This is a different game of life!This is a photograph of John Conway. Hes also a Liverpudlian!Like most cellular automatons, the Game of Life takes place on a grid. Each cell on the grid has its own individual state.In the game of life the state is a binary variable: the cell is either alive or dead.At each discrete time step, the state is updated using a transition function.In Life, the transition function takes the form of three simple rules. We will look at these rules in the next few slides.

    This is a close up of the grid. In the above image, live cells are depicted using colour (either red or green) whilst dead cells are left white.We will consider how the rules for Life apply to the cell in the centre of the image.Rule 1: If a cell is dead, but is surrounded by exactly 3 live cells, then it will become alive...

    Rule 1: If a cell is dead, but is surrounded by exactly 3 live cells, then it will become alive.Rule 2: If a cell is alive, but is surrounded by 1 or fewer live cells, then it will get lonely and become dead...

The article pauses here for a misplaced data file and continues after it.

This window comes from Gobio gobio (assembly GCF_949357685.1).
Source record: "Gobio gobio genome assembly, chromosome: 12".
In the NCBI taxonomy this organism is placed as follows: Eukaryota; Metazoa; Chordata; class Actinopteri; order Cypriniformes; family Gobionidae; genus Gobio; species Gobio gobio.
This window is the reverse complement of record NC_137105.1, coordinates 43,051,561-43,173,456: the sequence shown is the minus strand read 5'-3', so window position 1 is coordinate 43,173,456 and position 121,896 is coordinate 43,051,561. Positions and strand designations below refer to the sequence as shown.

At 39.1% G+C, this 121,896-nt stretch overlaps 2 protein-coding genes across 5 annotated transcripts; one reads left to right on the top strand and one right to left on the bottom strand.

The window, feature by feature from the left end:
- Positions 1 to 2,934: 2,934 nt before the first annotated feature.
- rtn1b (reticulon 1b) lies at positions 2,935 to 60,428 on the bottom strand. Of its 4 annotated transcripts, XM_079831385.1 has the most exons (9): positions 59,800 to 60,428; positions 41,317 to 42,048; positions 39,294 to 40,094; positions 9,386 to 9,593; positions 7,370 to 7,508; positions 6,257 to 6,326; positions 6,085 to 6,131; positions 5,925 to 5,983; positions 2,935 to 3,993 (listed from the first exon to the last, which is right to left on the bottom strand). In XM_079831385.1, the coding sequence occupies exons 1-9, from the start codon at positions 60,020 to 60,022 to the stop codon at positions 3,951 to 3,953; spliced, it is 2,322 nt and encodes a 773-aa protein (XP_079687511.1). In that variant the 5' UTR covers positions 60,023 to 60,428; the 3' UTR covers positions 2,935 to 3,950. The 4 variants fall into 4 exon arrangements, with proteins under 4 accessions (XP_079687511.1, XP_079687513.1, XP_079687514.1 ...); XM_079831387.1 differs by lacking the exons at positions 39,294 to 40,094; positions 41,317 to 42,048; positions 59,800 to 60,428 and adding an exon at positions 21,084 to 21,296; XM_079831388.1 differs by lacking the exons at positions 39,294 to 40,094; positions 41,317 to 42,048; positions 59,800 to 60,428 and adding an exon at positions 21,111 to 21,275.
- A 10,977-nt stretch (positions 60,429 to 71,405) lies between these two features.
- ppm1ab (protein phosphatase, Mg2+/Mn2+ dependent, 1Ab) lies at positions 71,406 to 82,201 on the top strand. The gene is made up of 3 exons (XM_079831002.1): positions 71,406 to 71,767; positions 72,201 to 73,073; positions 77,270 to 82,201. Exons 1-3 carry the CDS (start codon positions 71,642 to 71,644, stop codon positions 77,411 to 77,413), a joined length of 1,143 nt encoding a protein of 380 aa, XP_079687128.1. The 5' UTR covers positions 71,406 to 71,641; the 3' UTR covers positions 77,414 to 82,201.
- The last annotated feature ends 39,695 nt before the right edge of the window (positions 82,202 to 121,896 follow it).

Rule 2: If a cell is alive, but is surrounded by 1 or fewer live cells, then it will get lonely and become dead.Rule 3: If a cell is alive, but is surrounded by 4 or more live cells, then it will get claustrophobic and become dead...Rule 3: If a cell is alive, but is surrounded by 4 or more live cells, then it will get claustrophobic and become dead.Thats all of the rules that define the transition function for Life.Now well look at what happens when you apply these rules on a larger grid.We run the pattern shown over a number of steps. Starting with this simple pattern......we find that a much more complicated pattern emerges. The simple rules of life can create very complex results.However, the result here looks somewhat random. Other patterns produce clearer results.This pattern is called a Glider. When the Game off Life rules are applied, it will appear to move diagonally across the grid......here we see it a little later on.Obviously you dont get the full effect with screenshots. You need to download the executable version of these slides!This is a very famous pattern known as a Shooter. When the rules are applied, it produces a continuous stream of gliders, as if they are being shot. This is an important pattern, since it disproved a conjecture by Conway that every pattern -- if run for a sufficiently long time -- would eventually become cyclic.This is the shooter a little later. You can see that a glider has appeared in the top right of the pattern. It will move diagonally up and to the left......and now another glider has appeared. Left to its own devices, itll carry on like this forever, producing more and more gliders.The equations determine the transition function that we are going to use. The section outlined in red constitutes the state for each of our cells. It is made up of three rational numbers (floating point values).The three equations marked in red constitute the actual transition function.We consider the effect of this transition function.Unlike the Game of Life which was placed on a grid with cells, we consider our function applied to a grid of nodes with links between them.The nodes oscillate up and down. Green nodes are considered active whereas the blue nodes are inactive. To use the example of a virus checker, an active node would be a node currently running its virus check software. An inactive node would not be checking for viruses.Active nodes cause an upward force to be applied to the node. Inactive nodes cause a downward force to be applied.Nodes that are below the zero mark become active, so that the node moves upwards again. After a certain point it will then become inactive and the node will begin to descend.This can be seen more clearly from the side. Except that this is just a screenshot, so you cant see the movement here.If a node detects a security breach (for example, it might discover a virus) it will lose trust in the surrounding nodes.If the level of trust manifests itself as a downward force on the node......so that if a node does not trust its neighbours, it will cause itself and the nodes around it to be pulled downwards.Notice that, because they are all below zero, all of the nodes around the breached node are active. This causes a security barrier around the node.Over time, if there are no more security breaches, the node will gradually regain trust and so will return to its original position......until everything is back to normal again.This is the effect again, taken as a screenshot from our simulation.Converting the nodes back into a grid again (the right hand picture) shows how a barrier of active nodes is formed.Here, all of the nodes are capable of becoming active (e.g. they all have virus checkers).The results show how the trust enabled simulation was successful compared to the control.Here, only 85% of the nodes are capable of becoming active (e.g. 15% do not have any virus checker).The results show how the trust enabled simulation was successful even when some nod